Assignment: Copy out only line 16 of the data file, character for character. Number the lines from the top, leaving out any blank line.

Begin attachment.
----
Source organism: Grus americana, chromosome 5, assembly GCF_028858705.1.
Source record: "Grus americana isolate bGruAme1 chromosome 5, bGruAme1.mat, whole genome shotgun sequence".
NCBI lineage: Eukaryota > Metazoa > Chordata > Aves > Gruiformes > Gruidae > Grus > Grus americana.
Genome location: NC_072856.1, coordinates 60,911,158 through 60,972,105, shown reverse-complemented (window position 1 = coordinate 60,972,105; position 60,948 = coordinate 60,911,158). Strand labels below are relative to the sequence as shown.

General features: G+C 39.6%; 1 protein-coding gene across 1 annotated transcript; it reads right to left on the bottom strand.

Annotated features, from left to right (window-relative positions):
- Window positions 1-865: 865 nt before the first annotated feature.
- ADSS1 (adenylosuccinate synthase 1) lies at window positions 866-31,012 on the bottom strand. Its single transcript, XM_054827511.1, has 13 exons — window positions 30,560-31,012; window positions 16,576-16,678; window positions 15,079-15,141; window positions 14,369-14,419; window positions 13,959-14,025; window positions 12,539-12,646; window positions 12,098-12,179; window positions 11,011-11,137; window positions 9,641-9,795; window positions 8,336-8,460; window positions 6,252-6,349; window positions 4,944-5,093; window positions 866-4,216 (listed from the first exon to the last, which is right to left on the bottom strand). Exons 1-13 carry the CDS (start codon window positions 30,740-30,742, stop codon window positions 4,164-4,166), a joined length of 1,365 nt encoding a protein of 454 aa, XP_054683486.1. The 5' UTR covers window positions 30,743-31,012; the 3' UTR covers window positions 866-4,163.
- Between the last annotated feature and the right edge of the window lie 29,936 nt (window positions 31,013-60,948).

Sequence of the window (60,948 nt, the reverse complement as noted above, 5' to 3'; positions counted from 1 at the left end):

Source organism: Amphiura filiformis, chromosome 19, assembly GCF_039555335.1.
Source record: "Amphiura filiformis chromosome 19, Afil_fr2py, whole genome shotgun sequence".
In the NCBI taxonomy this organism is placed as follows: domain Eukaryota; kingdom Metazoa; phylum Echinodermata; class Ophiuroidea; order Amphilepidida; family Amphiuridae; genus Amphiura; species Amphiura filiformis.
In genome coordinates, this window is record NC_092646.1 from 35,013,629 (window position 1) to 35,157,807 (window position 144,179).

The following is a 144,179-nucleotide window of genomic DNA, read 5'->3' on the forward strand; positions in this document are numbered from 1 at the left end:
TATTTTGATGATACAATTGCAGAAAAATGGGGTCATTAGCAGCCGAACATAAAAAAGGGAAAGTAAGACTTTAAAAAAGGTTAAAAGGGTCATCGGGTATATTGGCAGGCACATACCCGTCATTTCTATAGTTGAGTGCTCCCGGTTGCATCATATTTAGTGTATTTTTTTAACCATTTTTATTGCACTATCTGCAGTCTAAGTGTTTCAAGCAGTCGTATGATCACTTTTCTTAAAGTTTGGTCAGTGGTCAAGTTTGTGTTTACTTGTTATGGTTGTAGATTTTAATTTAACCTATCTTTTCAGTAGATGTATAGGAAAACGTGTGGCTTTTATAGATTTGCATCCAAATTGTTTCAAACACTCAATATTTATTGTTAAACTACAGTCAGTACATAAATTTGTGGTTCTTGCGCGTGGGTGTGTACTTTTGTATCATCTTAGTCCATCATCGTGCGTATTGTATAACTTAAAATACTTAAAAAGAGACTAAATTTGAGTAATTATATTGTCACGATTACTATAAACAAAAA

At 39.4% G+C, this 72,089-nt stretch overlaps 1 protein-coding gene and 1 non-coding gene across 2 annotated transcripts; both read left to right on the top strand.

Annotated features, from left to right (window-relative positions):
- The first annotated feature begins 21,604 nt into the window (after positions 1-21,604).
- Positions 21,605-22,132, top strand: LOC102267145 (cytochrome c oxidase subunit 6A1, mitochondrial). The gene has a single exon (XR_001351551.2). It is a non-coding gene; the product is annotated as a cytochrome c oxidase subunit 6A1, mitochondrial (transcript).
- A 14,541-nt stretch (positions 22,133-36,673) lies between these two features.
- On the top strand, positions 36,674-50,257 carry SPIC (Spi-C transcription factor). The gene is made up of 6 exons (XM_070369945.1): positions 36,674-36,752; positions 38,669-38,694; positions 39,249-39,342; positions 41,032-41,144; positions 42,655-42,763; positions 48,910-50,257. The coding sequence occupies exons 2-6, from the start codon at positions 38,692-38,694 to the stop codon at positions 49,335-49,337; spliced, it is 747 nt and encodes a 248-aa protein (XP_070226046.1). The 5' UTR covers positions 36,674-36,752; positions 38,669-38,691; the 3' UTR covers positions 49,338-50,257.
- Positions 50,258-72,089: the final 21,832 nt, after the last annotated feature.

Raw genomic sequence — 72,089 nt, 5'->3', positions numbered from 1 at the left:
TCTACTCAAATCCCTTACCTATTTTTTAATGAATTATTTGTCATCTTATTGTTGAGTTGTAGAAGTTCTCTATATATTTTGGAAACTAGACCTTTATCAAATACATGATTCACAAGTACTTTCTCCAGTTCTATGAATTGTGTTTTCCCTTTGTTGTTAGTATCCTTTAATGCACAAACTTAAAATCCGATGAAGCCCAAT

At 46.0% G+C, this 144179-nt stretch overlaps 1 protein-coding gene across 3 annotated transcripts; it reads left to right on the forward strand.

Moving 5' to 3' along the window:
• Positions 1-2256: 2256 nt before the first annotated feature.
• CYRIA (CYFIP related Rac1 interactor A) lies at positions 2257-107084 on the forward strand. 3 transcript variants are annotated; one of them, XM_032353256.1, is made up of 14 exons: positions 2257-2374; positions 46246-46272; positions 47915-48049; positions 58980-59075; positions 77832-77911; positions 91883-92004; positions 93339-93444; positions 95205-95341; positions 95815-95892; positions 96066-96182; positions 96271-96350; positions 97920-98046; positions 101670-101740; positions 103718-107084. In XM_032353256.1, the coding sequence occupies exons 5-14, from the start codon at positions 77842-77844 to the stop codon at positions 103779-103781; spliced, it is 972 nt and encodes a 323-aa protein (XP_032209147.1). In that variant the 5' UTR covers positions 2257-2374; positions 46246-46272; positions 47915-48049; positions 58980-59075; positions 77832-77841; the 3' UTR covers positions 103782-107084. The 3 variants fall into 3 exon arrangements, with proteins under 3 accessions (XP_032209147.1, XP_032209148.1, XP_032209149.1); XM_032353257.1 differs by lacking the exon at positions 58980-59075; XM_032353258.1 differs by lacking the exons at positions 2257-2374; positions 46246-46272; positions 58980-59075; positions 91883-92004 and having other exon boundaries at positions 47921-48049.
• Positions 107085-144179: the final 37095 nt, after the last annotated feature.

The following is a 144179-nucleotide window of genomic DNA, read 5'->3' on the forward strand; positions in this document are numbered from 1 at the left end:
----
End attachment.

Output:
TATTTTGATGATACAATTGCAGAAAAATGGGGTCATTAGCAGCCGAACATAAAAAAGGGAAAGTAAGACTTTAAAAAAGGTTAAAAGGGTCATCGGGTATATTGGCAGGCACATACCCGTCATTTCTATAGTTGAGTGCTCCCGGTTGCATCATATTTAGTGTATTTTTTTAACCATTTTTATTGCACTATCTGCAGTCTAAGTGTTTCAAGCAGTCGTATGATCACTTTTCTTAAAGTTTGGTCAGTGGTCAAGTTTGTGTTTACTTGTTATGGTTGTAGATTTTAATTTAACCTATCTTTTCAGTAGATGTATAGGAAAACGTGTGGCTTTTATAGATTTGCATCCAAATTGTTTCAAACACTCAATATTTATTGTTAAACTACAGTCAGTACATAAATTTGTGGTTCTTGCGCGTGGGTGTGTACTTTTGTATCATCTTAGTCCATCATCGTGCGTATTGTATAACTTAAAATACTTAAAAAGAGACTAAATTTGAGTAATTATATTGTCACGATTACTATAAACAAAAA